Suddently, all the files from feb-2015 to nov-2016 have disappeared from the filesystem.


  • Over the last 2 years, the system repeatedly terminated abruptly for power-fail reasons or for USB-hardware disconnections.
  • This loss does not seem because of bad-blocks or things like this. It seems more something software-related.
  • The disks are flat full-size vmdk files on a USB hardware-based RAID-5 connected to a VirtualBox Ubuntu.
  • The host holding the RAID and the VirtualBox is a Windows.
  • The RAID in windows is NTFS and the VirtualBox runs Ubuntu accessing the vmdk formatted in ext4. The Windows does not do other function than just containing a bunch of virtual machines and no user enters that Windows except to launch or stop virtual machines.


I've been using those disks (from the Ubuntu) on an intensive usage on a daily basis. And I have successfully used everyday the files from the previous day, and the previous week, and the previous month, and so on... Even after reboots... So the data must be there.

But suddently... my Dropbox started to delete files, I went to see what happened, and the fact is that... I can't tell if this happened "on the fly" or after a reboot.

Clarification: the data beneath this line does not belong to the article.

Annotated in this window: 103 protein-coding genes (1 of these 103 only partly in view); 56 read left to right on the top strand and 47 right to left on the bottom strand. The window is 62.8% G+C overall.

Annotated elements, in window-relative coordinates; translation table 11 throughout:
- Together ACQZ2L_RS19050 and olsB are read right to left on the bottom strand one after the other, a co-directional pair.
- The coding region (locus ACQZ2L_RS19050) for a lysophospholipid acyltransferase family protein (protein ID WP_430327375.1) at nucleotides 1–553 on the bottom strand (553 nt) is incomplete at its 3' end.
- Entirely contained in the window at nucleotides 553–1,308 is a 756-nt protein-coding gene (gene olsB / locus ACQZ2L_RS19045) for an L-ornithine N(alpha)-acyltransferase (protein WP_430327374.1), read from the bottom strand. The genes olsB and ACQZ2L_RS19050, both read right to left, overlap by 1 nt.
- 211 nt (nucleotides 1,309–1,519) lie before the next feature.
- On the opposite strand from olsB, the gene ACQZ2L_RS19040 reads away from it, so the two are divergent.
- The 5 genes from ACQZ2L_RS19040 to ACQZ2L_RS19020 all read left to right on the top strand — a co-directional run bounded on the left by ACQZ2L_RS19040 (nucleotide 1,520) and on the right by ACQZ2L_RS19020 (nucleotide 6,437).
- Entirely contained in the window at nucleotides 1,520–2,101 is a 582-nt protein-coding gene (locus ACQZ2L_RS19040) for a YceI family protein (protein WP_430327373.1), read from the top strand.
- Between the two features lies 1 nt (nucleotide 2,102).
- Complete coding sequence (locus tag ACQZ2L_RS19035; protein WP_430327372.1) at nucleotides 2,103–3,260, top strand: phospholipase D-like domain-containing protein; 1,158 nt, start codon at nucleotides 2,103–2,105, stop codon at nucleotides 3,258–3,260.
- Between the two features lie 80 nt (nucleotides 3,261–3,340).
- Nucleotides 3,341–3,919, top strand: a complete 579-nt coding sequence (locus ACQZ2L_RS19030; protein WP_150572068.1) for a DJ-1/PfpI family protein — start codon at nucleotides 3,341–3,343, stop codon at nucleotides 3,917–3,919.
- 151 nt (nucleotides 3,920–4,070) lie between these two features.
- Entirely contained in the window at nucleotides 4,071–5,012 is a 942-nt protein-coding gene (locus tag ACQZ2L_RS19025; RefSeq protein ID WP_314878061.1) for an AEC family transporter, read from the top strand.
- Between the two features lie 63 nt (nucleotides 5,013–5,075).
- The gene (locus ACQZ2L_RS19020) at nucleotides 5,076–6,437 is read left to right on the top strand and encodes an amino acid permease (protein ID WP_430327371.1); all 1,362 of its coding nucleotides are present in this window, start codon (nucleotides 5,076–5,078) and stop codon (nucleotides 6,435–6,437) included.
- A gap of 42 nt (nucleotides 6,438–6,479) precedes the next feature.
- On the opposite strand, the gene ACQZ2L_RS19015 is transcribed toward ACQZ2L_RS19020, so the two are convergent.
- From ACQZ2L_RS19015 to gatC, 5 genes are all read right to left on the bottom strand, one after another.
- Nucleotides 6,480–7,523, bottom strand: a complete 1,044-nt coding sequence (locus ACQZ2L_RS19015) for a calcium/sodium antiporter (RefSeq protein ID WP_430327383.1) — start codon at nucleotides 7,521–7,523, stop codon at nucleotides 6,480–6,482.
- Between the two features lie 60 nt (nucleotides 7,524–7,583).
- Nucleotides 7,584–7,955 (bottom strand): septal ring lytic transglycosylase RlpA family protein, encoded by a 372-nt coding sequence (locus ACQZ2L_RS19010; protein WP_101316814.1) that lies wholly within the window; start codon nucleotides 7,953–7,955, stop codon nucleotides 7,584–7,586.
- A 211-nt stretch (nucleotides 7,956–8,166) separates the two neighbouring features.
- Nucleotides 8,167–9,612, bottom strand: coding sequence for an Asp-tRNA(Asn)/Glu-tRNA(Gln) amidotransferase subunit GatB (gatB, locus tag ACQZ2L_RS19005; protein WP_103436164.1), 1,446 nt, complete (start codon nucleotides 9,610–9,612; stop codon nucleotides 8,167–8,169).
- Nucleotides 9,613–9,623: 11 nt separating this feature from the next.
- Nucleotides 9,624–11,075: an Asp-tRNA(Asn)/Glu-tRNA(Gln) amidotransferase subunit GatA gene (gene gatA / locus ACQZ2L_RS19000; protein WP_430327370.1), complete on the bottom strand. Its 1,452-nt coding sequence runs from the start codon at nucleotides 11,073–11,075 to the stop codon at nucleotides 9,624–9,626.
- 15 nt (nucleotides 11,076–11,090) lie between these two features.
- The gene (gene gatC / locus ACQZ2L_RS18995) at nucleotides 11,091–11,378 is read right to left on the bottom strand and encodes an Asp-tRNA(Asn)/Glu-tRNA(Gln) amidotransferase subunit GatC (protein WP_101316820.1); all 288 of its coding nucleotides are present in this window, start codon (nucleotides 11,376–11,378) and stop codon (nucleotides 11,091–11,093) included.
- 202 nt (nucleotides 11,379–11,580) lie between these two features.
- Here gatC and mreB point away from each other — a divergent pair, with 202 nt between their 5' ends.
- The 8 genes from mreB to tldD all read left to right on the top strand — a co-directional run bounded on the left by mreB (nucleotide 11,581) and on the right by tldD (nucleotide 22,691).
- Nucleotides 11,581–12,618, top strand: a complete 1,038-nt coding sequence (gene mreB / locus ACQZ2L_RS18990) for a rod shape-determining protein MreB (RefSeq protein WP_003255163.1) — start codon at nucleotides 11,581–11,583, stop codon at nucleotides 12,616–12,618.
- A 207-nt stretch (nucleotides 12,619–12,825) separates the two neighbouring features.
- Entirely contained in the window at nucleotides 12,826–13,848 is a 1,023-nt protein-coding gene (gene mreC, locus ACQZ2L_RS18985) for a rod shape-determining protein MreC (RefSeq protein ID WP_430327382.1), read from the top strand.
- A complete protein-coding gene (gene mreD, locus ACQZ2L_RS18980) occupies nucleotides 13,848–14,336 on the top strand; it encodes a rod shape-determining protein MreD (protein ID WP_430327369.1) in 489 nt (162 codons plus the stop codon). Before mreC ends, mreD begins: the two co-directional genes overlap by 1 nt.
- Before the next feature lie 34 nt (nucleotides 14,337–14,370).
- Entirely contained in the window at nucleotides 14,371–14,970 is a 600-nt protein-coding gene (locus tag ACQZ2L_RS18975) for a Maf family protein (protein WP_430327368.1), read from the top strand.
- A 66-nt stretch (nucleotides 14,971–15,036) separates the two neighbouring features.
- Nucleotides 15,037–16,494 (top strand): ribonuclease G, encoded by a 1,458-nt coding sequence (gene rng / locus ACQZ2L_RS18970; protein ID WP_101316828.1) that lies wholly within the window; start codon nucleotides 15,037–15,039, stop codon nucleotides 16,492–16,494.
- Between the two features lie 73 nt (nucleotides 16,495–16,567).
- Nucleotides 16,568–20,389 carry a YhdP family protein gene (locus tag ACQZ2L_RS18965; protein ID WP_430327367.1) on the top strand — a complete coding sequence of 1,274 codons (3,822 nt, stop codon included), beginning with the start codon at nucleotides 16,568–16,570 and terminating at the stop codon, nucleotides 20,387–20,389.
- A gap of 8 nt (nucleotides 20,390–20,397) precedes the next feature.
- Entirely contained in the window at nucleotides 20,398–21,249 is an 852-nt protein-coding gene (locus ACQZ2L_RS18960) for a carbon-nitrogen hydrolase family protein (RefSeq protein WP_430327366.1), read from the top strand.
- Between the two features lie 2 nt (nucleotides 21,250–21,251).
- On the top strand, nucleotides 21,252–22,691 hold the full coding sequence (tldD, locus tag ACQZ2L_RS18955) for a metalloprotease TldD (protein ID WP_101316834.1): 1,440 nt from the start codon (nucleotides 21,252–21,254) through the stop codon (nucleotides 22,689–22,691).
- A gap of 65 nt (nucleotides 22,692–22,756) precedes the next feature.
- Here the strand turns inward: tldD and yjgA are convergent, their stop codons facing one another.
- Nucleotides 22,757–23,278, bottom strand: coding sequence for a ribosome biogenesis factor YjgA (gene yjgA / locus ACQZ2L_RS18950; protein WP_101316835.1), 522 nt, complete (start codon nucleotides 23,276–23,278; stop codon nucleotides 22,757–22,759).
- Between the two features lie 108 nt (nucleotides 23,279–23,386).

But the thing is that... the latest file I can see is from jan-2015 while I've successfully been working with those disks until nov-2016 every single day. The files probably are in the blocks and for some reason I've lost all the index.

I can easily imagine that for some reason, the ext4 conserves backup-copies of i-node tables or something like this, and for some reason, the linux decided to "restore" the mapping to an old-one.

I've seen there are a bunch of tools. From running fsck to extundelete, and others.

What I see


find . -newermt 20150201

gives me zero results.

In addition,

  • For files I know they existed, I cd into the corresponding directories and I can't see the files there.
  • I can see a directory structure I know I deleted.
  • This has happened to several disks attached to the virtual machine.

ext4 or NTFS?

I have unmounted the RAID that contains the vmdk virtual disks from the Windows and I have mounted it read-only on a linux.

If I list the files, I can see this:

root@vagrant:/mnt/raid5/mnt# ls -la